I currently can’t breathe when I walk outside…
That’s what below zero temps and crazy wind chills will do to ya.
Thankfully, even though the outside portions of our homestead are deep in hibernation at the moment, I have plenty to work on inside.
When I recently mentioned some of my favorite end-of-the-year rituals on Instagram, it prompted some interesting discussions around the things we do to set ourselves up for another 365-day stretch.
If you’ve ever struggled to set goals (that actually happen) for your homestead or future homestead, I made a video just for you.
We’ve been homesteading for almost a decade now, setting lots of goals, doing lots of projects, and have definitely figured out what does and doesn’t work. In this video, I’m sharing my best tips and practices that I use every single year to make sure our homestead goals turn into reality.
How to Set Homestead Goals You’ll Actually Achieve
(Keep scrolling if you prefer the written transcript version instead of the video!)
1. Keep Your Goal List Manageable (aka Don’t Go Crazy)
Don’t get me wrong: I love audacious goals, and dreams and big thinking, and we’ve been known to do some pretty crazy stuff, but I also know from personal experience that putting too many goals, or goals that are too big, on your list can not only cause you to feel scattered and overwhelmed, but can also cause you to feel really frustrated when you’ve been working your butt off, and then, only find yourself a quarter of the way through your list.
Make sure you have some quick wins built into your goal list so you can really feel that sense of accomplishment, which at least for me, is the very best motivator to keep going. The definition of manageable will really differ from person to person, but for us, I found it works best to break up our yearly goals into four different categories, and then, pick three to five specific goals, more than that in a minute, for each category. The specific categories that I like to set goals in are:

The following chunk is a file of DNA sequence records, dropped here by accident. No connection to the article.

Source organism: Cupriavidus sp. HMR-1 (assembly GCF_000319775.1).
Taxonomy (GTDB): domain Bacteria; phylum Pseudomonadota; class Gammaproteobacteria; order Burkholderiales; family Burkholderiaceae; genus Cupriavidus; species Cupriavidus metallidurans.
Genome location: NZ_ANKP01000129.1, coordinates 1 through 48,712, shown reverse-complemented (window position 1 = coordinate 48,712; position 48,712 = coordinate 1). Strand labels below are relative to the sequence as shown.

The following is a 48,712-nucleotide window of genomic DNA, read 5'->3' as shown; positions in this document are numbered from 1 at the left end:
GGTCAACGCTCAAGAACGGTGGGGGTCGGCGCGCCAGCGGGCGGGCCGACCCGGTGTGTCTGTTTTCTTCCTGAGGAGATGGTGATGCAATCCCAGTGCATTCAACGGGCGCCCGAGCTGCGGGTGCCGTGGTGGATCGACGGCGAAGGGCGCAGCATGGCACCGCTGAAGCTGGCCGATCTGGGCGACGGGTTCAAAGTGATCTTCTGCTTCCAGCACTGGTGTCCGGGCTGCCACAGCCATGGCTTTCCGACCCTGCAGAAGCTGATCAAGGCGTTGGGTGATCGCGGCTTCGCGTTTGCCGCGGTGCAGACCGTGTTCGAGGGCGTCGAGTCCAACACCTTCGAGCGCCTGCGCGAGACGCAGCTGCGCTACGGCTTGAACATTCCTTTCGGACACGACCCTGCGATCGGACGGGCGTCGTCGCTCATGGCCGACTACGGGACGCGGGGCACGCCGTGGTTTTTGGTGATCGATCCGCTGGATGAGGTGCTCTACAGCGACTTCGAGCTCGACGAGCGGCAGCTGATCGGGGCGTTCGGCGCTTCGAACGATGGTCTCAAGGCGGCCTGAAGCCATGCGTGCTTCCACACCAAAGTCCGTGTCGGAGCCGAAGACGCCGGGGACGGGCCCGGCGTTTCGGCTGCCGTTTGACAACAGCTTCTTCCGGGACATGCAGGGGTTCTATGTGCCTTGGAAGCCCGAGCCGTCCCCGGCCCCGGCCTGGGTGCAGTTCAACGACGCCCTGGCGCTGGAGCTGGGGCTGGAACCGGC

- Family and Personal
- Our Homestead
- Our Blog/Online Business
- Our doTERRA Business
The exact number of goals YOU set will depend on your situation, and it’s totally okay to go lighter in one area so you can focus elsewhere. We’ve done that many times.
Example: Last year I put way too many projects on our homesteading category of goals, and then come June when we were knee-deep in the middle of a huge yard remodel, and it was kicking our butt, and I realized it was gonna take the majority of our summer and the other things weren’t going to happen, I was really, really frustrated.
To remedy that from happening this year, I’m writing down a much more realistic list that I will be plugging into the calendar ahead of time so I know exactly how many months, or weeks, or whatever I have partitioned off for each homestead project.
2. Don’t Forget to Push Yourself (Great Things Never Came from Comfort Zones)